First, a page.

Also, i’ve begun anodizing my parts in tons of cool colors. Im going to start working on multi colored anodizing along with a possible camo ano. I’ve also switched alloys on my stainless cogs from 316 to a heat treated 17-4. This makes them LOADS stronger, however it costs me alot more in materials. That’s ok though, it’ll be worth it in the long run since i dont think anyone is offering that.
There are still tons of things on the drawing board from sliding dropouts to tensioners for converted single speeds to possibly complete cranksets. I’m pretty excited to see where this goes as i have TONS of ideas.

The pups!

9 09 2009

Mya, my new puppy, and Max.

Utah/Arizona trip

9 09 2009

Well i took a much needed 4 day vacation this labor Day weekend and went on a road trip to do some mountain biking with my buddy Brandon. The first place we hit was Gooseberry Mesa. I’ve been there before, and it’s loads of fun. I wish it was a bit longer, but it was a great warm-up after a few weeks off from riding due to a broken hand.
Later that day we hit up the Jem Trail, which was also pretty fun yet short. We crossed the highway and rode up some other trail back to the car.
Brandon was having issues with his rear brake and took a good digger at Gooseberry so we stoped down to Over The Edge, a local bike shop in Hurricane. My friend David told me to hit up the mechanic (also named Dave) for some trail info, so it was a planned trip anyways.
Dave was extremely helpful, and not only fixed Brandon’s brake, but showed us some new loops on the map. I shamelessly plugged my shwag while i was there, and to my surprise he was already aware of it.
So on to that night… Brandon and i had decided to camp out in the Little Creek Mesa area and ride it in the morning. We’ve ridden there before, but it was one of our favorites so we were both amped on it. We woke up and began our ride. This was the third time i rode my new GF Rig, so i was still getting used to it. Brandon had the same bike, but he had bought it earlier this year. I was pretty happy with how it handled overall. Some stuff definitely seemed easier, but there was some stuff that i couldn’t clear that i had cleared in the past. I think it was mostly due to the tires and the weight of the bike, since my PUSS was at least 4lbs lighter. Other than that, it seemed to roll over alot, and my confidence definitely went up.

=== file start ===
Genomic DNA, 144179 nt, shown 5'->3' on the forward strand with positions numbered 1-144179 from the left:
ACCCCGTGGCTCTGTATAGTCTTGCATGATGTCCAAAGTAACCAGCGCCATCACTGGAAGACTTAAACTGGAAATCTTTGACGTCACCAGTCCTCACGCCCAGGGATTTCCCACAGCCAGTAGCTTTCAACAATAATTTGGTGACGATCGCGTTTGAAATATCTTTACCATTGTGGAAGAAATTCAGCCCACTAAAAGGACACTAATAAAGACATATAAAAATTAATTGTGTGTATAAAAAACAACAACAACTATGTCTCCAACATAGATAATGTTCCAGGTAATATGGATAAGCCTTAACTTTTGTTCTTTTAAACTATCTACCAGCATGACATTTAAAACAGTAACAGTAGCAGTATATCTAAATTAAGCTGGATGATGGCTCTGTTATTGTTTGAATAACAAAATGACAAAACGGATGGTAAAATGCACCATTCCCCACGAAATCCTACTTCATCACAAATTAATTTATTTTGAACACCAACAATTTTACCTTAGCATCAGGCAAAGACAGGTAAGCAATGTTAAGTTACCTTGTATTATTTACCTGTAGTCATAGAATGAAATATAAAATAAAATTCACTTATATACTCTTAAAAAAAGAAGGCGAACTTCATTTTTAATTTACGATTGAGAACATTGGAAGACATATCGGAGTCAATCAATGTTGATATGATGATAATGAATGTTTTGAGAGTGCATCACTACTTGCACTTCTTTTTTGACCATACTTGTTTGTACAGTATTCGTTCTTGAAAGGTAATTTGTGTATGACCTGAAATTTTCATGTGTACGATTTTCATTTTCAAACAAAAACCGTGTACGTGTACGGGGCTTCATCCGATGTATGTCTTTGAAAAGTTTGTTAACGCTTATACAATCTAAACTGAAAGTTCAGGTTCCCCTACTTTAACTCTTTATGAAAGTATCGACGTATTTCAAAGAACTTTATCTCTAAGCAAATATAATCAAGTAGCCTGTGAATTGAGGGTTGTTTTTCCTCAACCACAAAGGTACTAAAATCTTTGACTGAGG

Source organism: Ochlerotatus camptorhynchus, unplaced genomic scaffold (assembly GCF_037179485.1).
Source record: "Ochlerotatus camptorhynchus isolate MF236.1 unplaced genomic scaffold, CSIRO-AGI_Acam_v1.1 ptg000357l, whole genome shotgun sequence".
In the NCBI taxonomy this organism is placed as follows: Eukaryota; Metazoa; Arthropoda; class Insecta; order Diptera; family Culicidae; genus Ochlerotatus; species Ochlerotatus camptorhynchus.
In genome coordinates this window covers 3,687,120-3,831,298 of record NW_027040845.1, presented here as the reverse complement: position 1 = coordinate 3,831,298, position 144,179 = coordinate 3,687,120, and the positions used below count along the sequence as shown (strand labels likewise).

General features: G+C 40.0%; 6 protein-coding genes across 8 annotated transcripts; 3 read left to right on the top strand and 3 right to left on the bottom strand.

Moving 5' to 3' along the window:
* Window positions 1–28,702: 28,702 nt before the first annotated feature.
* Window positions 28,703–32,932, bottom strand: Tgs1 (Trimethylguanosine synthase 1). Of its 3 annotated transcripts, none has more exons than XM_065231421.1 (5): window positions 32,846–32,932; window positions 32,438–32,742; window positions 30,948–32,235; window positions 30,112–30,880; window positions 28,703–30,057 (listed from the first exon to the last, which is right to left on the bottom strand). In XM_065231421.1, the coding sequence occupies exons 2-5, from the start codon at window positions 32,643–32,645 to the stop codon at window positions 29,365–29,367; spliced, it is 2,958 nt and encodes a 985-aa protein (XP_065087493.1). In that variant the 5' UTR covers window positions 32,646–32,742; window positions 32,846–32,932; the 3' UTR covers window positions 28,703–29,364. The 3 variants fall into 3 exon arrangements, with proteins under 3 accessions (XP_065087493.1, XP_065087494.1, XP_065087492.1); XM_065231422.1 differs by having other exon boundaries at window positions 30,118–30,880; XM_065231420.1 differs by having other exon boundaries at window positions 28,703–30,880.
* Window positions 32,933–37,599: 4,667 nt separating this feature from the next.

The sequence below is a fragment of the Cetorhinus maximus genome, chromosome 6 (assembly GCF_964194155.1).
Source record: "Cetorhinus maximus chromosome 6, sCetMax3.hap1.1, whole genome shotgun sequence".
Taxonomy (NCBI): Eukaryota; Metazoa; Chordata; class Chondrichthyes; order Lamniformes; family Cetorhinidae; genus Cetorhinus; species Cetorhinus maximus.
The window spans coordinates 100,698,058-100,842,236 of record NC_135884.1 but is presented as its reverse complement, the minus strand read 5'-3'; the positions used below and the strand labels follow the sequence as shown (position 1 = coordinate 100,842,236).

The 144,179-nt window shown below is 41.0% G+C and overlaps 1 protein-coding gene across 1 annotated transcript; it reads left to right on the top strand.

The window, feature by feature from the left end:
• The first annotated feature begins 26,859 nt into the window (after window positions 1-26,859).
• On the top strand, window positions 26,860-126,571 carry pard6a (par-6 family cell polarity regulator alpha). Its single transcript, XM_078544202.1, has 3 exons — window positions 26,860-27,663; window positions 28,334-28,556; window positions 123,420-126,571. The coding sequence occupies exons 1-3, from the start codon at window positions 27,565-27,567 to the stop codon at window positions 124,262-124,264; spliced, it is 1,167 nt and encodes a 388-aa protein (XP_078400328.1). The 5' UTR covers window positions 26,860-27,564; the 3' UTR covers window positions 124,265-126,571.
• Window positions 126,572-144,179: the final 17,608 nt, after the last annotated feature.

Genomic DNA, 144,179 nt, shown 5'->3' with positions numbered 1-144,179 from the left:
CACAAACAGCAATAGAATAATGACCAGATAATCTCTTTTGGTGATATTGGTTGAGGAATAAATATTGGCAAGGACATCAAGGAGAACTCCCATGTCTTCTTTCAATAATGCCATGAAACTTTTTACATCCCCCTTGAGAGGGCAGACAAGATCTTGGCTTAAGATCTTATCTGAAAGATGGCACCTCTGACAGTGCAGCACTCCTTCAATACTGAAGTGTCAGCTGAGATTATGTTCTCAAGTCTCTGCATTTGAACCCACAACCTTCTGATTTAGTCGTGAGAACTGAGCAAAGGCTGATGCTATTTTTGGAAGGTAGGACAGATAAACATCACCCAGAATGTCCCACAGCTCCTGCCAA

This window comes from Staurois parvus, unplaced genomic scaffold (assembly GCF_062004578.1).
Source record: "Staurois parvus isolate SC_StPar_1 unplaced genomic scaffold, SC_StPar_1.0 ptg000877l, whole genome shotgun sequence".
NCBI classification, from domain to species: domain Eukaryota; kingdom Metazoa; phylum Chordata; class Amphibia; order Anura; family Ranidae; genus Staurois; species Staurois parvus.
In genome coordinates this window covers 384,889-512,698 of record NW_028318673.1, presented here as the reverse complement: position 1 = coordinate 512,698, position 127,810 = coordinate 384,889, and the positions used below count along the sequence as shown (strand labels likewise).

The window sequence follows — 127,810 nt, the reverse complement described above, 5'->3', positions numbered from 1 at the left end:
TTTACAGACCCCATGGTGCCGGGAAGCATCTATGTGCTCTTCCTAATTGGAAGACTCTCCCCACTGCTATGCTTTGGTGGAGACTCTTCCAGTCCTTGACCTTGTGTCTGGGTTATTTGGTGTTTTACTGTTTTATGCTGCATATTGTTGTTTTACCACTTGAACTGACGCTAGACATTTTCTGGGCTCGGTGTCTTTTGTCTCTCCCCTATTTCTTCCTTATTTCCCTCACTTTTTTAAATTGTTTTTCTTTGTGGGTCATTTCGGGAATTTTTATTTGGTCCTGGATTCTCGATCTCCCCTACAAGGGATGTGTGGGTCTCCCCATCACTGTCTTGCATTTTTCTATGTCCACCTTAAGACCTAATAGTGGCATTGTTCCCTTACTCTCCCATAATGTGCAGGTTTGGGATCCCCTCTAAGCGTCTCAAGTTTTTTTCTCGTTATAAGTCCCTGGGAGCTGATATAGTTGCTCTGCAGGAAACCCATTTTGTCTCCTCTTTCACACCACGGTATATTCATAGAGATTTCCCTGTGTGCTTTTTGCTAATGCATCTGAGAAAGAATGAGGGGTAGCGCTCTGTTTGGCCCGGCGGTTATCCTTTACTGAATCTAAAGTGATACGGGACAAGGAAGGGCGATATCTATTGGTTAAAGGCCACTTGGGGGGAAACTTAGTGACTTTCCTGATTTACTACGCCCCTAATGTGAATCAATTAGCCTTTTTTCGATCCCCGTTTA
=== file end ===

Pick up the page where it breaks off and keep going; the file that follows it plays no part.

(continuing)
After our ride, we both took a good nap and woke up unsure what to do next. Brandon mentioned Flagstaff and Sedona Arizona the day before, so we decided to go for it. We rolled into Flagstaff that evening, and got a room at Motel 6.
The next morning, we began our ride. It started with a decent climb up a fire road then followed by a good amount of fast, flowy single track. There were some techy rocky sections, but overall it was a quick ride. I wouldn’t have minded sticking around a little longer but we decided just to roll on through to Sedona.
Now this was my favorite ride of the weekend. There were tons of technical ups and downs, some ridable, some not. The red rock was amazing, much like the slick rock at Gooseberry, but a bit more technical. I definitely pushed the limits on some sections, but the bike definitely inspired a bit more confidence. There were some pretty huge step-ups that i went for and amazingly cleared. Adrenaline was flowing, and a little luck was definitely on my side. I’m not sure if it was a few days of riding in a row that did it or if it was just pure adrenaline, but i just had an awesome day.
Anyways, that was pretty much the end of it aside from a very long drive home through the desert with no a/c. I was pretty excited to get home and see the dogs. I never like leaving Max, but the fact that i just got a new puppy (Mya) just made it worse. Those 2 have become best of friends thankfully. 

Brandon (left) and i (right)




me again

some fun shit


First Post!

9 09 2009

Well due to popular demand, i have finally sat down and started a blog. This is new to me, so bear with me while i figure all this out.